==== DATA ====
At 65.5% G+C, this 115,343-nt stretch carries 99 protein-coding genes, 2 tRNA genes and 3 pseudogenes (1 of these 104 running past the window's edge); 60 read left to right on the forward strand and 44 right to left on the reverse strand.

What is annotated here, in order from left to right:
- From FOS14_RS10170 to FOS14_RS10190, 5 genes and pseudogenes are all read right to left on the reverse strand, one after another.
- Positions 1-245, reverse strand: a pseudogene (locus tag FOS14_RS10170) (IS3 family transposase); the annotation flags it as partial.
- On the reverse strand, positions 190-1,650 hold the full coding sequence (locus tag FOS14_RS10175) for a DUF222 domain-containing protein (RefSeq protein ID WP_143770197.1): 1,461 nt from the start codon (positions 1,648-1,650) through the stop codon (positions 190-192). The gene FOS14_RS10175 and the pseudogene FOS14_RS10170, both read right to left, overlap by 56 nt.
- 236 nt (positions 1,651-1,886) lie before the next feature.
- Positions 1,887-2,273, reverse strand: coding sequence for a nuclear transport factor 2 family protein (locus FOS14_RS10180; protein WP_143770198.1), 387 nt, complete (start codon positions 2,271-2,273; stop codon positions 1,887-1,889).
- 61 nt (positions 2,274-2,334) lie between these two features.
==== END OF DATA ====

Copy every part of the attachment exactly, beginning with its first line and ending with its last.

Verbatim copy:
At 65.5% G+C, this 115,343-nt stretch carries 99 protein-coding genes, 2 tRNA genes and 3 pseudogenes (1 of these 104 running past the window's edge); 60 read left to right on the forward strand and 44 right to left on the reverse strand.

What is annotated here, in order from left to right:
- From FOS14_RS10170 to FOS14_RS10190, 5 genes and pseudogenes are all read right to left on the reverse strand, one after another.
- Positions 1-245, reverse strand: a pseudogene (locus tag FOS14_RS10170) (IS3 family transposase); the annotation flags it as partial.
- On the reverse strand, positions 190-1,650 hold the full coding sequence (locus tag FOS14_RS10175) for a DUF222 domain-containing protein (RefSeq protein ID WP_143770197.1): 1,461 nt from the start codon (positions 1,648-1,650) through the stop codon (positions 190-192). The gene FOS14_RS10175 and the pseudogene FOS14_RS10170, both read right to left, overlap by 56 nt.
- 236 nt (positions 1,651-1,886) lie before the next feature.
- Positions 1,887-2,273, reverse strand: coding sequence for a nuclear transport factor 2 family protein (locus FOS14_RS10180; protein WP_143770198.1), 387 nt, complete (start codon positions 2,271-2,273; stop codon positions 1,887-1,889).
- 61 nt (positions 2,274-2,334) lie between these two features.